Made money in cryptocurrencies? Don’t forget to pay your taxes – in sterling
Speculating on cryptocurrencies is akin to gambling in all but one respect, says Merryn Somerset Webb: you must pay tax on any gains, and you must pay it in sterling.
Is investing in cryptocurrencies the same as gambling? The obvious answer to that it yes, yes it definitely is.
How can we tell? Because it is entirely speculative: there is no history to compare today’s prices to; there is no baseline; there is no valuation metric to base your ideas of what the price should or shouldn’t be on; the prices are extremely volatile; and, of course, when you buy you risk losing everything.
Sounds like a bit of a gamble doesn’t it? So much so that if you win big or small you might think you will owe no tax. After all there is no tax due on gambling winnings in the UK (it was abolished in 2012 when Gordon Brown was concerned about competition from tax-free offshore betting). The gambling industry takes the tax hit in the form of various special levies instead.
But there’s a problem. You might think you are gambling when you visit your Coinbase account (as do I); the government does not. There is no special levy on the cryptocurrency industry (it’s too hard – which is rather the point). So you have to pay tax.
HMRC wants “its share of the proceeds”, says Rebecca Aldridge of Balance Wealth Planning in the FT this week, something you might as well know this month rather than next (the self-assessment deadline is approaching and Aldridge reckons up to a third of her clients hold cryptocurrencies).
If you are working and being paid in crypto you have to pay income tax on it – in sterling on the equivalent sterling value on the day you are paid. That means that if you are not working PAYE (if you are your employer takes the admin hit) and if you want to be safe you need to change the appropriate amount of cryptocurrency into sterling on that day, too – you won’t be amused if, on 31 January of any one year bitcoin that was worth £40,000 on your last payday is only worth £20,000 on your tax payment day and you haven’t the sterling to pay your bill.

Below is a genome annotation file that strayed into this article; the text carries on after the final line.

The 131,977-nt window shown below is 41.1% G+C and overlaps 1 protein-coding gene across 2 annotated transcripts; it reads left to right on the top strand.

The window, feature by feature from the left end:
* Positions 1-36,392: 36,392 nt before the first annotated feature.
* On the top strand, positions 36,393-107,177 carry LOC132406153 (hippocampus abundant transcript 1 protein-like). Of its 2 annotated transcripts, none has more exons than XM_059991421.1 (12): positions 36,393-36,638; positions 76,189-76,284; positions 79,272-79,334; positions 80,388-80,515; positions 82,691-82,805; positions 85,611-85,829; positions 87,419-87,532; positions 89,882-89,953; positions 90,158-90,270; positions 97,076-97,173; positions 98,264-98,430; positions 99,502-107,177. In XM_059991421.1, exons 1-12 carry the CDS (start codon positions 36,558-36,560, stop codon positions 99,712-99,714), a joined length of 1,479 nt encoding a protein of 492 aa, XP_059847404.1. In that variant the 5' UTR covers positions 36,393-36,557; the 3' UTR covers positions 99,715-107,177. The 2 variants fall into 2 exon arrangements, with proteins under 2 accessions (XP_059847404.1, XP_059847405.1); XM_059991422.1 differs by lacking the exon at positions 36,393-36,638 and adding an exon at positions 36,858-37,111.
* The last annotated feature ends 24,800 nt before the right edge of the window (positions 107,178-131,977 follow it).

You also have to pay tax on your crypto if you sell it or swap it for anything – note that spending it is effectively swapping it for goods. Doing either of those things crystallises its value and instantly makes you liable for capital gains tax on any rise in price since you bought it.
It gets worse. If you mainly mine your own bitcoin you will find that you are charged income tax on it (at the point of sterling value on mining) and, in some exceptional cases when individuals “buy and sell exchange tokens with such frequency, level of organisation and sophistication that the activity amounts to a financial trade in itself”, trading profits could be considered income and taxed as such.
And that’s not the end of it. You might end up paying income tax and capital gains tax on your bitcoin. If you are paid in it and its value then rises, the rise in value will be considered a taxable gain.
Obviously, you can mitigate capital-gains tax liabilities in some ways – losses can offset gains, for example, and you can use your capital-gains tax allowance to sell your gains over time (should you manage to hang on to those gains…) tax free (everything gets the capital-gains tax allowance).
But nonetheless, even for crypto cynics such as me*, there is something mildly disappointing about knowing that the likes of bitcoin are, on the one hand new (ish), exciting and capable (maybe) of changing the way money works, and on the other subject to the same dreary tax rules as everything else. To say nothing of the same harsh penalties for those who don’t engage with their tax bill – payable, I’m afraid, in sterling.
*As John and I have often discussed on the Moneyweek podcast, we aren’t yet convinced by the crypto case, but I still hold small amounts of several as a hedge against being completely wrong.